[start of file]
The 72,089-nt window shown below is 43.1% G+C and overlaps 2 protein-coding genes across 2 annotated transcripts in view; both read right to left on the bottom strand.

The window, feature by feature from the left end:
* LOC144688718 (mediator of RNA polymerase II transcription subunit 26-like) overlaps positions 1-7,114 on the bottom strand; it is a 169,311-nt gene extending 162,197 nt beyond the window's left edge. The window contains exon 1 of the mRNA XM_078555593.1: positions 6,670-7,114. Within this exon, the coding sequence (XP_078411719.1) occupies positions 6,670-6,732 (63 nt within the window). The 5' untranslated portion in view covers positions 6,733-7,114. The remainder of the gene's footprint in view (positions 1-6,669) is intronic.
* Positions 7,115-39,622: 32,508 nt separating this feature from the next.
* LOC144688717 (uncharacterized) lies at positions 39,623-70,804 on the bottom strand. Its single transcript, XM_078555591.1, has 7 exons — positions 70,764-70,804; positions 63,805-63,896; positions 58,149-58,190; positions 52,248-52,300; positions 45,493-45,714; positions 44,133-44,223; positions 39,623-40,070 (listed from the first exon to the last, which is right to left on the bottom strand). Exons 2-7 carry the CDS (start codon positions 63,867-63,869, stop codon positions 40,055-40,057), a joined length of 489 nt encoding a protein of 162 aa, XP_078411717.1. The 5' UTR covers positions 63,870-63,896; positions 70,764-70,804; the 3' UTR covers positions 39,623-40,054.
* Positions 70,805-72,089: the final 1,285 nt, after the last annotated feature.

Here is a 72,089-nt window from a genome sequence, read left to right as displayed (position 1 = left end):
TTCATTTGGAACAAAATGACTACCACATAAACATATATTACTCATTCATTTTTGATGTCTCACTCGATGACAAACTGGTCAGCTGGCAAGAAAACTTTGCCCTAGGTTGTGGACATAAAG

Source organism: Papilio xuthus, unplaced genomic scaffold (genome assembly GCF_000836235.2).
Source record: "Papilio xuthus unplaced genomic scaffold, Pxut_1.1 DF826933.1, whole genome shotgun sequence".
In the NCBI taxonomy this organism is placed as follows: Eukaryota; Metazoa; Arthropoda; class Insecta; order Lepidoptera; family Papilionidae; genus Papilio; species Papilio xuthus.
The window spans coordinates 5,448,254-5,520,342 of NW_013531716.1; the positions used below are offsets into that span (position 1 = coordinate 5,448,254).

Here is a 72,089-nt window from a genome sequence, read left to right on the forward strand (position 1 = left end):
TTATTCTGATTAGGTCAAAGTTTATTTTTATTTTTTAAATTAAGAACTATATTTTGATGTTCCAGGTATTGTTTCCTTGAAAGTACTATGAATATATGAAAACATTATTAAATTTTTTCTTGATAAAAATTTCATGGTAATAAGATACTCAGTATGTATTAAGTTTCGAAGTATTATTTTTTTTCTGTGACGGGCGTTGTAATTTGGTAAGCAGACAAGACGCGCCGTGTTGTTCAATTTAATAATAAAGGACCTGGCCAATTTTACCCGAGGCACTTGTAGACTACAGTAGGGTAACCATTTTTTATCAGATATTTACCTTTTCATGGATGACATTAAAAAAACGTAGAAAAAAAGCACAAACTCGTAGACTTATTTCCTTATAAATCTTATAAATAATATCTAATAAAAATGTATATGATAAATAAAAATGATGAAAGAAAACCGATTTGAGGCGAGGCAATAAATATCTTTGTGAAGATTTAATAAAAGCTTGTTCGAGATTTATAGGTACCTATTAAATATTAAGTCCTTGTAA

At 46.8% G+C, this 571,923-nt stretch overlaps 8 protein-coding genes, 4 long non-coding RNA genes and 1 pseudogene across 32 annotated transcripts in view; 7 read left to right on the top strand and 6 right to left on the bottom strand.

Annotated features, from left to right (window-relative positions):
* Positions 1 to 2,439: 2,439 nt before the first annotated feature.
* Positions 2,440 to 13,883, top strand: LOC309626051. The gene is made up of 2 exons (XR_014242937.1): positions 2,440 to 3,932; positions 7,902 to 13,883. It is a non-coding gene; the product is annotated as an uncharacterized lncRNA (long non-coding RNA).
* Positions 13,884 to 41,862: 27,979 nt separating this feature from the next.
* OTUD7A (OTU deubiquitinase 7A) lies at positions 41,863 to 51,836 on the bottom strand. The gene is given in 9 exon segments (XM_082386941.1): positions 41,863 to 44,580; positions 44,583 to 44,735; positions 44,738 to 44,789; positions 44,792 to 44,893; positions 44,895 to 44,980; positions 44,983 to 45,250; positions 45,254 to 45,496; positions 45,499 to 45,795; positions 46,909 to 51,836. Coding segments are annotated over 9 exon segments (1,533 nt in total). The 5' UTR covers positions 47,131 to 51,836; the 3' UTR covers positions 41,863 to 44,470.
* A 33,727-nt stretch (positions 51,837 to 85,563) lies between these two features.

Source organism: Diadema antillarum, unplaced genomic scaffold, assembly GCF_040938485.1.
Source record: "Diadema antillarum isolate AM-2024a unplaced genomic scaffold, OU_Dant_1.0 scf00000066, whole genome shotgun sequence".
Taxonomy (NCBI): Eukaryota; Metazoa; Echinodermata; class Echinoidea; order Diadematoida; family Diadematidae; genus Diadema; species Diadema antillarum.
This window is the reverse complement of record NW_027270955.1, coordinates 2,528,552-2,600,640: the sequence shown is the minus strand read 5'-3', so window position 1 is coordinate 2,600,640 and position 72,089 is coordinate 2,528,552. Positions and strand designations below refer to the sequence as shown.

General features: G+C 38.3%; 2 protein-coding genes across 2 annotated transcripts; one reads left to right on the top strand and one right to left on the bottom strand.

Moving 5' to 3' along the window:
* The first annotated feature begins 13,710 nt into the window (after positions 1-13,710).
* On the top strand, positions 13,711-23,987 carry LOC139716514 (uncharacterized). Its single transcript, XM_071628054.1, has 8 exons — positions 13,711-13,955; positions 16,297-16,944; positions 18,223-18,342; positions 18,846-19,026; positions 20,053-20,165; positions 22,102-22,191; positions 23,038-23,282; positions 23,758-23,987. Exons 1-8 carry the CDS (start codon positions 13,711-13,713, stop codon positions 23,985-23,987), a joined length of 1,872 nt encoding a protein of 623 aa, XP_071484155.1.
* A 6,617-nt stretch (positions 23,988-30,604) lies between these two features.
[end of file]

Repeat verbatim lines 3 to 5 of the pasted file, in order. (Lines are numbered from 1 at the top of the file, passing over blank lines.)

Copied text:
* LOC144688718 (mediator of RNA polymerase II transcription subunit 26-like) overlaps positions 1-7,114 on the bottom strand; it is a 169,311-nt gene extending 162,197 nt beyond the window's left edge. The window contains exon 1 of the mRNA XM_078555593.1: positions 6,670-7,114. Within this exon, the coding sequence (XP_078411719.1) occupies positions 6,670-6,732 (63 nt within the window). The 5' untranslated portion in view covers positions 6,733-7,114. The remainder of the gene's footprint in view (positions 1-6,669) is intronic.
* Positions 7,115-39,622: 32,508 nt separating this feature from the next.
* LOC144688717 (uncharacterized) lies at positions 39,623-70,804 on the bottom strand. Its single transcript, XM_078555591.1, has 7 exons — positions 70,764-70,804; positions 63,805-63,896; positions 58,149-58,190; positions 52,248-52,300; positions 45,493-45,714; positions 44,133-44,223; positions 39,623-40,070 (listed from the first exon to the last, which is right to left on the bottom strand). Exons 2-7 carry the CDS (start codon positions 63,867-63,869, stop codon positions 40,055-40,057), a joined length of 489 nt encoding a protein of 162 aa, XP_078411717.1. The 5' UTR covers positions 63,870-63,896; positions 70,764-70,804; the 3' UTR covers positions 39,623-40,054.